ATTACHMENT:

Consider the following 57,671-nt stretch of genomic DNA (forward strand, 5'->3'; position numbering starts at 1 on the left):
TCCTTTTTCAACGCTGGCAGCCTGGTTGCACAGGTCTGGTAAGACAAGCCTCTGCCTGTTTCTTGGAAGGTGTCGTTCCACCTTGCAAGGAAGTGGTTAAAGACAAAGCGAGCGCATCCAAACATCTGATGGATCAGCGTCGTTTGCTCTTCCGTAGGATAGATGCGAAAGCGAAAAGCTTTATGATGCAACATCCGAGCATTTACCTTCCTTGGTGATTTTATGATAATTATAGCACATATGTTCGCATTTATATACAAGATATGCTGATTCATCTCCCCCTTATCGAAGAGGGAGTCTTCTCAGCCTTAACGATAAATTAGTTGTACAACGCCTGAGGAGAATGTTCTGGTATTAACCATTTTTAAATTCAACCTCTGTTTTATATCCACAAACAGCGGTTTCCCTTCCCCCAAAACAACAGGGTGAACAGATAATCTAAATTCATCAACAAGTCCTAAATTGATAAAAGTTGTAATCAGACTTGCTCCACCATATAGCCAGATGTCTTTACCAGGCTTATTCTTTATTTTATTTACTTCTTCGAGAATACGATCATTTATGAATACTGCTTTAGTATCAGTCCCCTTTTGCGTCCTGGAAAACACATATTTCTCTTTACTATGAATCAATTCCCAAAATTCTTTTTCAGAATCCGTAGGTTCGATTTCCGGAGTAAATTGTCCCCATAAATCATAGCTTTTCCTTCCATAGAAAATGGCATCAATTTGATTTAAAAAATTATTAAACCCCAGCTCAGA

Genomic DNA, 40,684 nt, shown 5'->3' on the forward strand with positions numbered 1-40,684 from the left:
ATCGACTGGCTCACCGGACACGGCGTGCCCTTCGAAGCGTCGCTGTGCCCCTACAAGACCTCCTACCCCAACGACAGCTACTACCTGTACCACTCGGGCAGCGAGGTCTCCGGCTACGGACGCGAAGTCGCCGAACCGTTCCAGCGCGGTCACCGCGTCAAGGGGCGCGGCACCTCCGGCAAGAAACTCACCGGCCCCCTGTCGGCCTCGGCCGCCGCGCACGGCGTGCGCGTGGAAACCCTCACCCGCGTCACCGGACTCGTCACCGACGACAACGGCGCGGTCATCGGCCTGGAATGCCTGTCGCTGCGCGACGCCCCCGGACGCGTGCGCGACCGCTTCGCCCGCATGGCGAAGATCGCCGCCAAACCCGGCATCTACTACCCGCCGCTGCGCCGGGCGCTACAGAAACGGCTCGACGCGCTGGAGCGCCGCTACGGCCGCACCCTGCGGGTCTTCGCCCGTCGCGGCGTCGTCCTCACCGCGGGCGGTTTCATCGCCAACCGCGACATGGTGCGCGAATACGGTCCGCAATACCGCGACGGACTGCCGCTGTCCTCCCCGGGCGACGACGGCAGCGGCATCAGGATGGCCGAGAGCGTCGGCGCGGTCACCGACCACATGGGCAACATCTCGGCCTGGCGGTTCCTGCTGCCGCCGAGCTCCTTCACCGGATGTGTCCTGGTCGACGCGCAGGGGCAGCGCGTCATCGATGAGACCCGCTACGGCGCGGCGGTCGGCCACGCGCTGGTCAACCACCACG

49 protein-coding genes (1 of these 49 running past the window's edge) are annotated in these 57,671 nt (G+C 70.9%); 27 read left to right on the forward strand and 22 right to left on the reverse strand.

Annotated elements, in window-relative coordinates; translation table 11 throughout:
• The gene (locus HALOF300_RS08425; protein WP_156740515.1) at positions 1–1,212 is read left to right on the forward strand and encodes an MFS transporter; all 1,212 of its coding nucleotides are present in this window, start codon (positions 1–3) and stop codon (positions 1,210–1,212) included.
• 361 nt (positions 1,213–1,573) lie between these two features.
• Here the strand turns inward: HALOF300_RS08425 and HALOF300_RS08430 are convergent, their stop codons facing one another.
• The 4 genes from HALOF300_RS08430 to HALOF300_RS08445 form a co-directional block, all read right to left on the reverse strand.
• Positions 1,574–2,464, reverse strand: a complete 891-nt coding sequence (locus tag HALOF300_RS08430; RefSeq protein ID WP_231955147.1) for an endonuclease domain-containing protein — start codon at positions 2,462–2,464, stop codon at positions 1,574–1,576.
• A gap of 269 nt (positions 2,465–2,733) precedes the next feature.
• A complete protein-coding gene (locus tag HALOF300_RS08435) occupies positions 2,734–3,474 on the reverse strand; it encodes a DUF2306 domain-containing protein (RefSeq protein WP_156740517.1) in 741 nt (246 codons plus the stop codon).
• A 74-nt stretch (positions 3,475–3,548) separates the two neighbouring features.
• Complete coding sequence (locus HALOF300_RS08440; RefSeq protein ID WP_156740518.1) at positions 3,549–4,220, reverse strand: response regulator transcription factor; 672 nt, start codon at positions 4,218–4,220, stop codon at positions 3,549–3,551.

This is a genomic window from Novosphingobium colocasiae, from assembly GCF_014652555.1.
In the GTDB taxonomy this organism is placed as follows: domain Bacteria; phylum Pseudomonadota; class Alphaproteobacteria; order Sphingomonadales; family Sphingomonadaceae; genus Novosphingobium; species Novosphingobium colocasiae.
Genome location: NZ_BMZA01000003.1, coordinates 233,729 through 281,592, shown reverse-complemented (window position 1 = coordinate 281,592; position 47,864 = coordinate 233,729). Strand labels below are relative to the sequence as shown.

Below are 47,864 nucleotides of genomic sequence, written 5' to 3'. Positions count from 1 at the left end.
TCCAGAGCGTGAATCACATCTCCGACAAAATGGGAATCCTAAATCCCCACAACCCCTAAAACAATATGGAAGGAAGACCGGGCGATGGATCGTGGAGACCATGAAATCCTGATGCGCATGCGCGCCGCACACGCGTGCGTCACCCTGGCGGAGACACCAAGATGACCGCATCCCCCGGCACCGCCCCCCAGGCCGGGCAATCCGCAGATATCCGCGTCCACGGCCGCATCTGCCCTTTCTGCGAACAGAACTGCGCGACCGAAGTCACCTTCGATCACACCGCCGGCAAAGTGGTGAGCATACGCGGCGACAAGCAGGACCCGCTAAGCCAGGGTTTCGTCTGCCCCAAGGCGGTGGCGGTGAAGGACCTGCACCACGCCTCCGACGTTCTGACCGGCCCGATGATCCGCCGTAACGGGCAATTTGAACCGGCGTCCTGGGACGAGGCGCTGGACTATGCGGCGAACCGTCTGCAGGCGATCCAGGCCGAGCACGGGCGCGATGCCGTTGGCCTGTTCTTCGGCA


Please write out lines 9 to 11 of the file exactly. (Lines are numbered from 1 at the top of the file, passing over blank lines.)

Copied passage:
• Here the strand turns inward: HALOF300_RS08425 and HALOF300_RS08430 are convergent, their stop codons facing one another.
• The 4 genes from HALOF300_RS08430 to HALOF300_RS08445 form a co-directional block, all read right to left on the reverse strand.
• Positions 1,574–2,464, reverse strand: a complete 891-nt coding sequence (locus tag HALOF300_RS08430; RefSeq protein ID WP_231955147.1) for an endonuclease domain-containing protein — start codon at positions 2,462–2,464, stop codon at positions 1,574–1,576.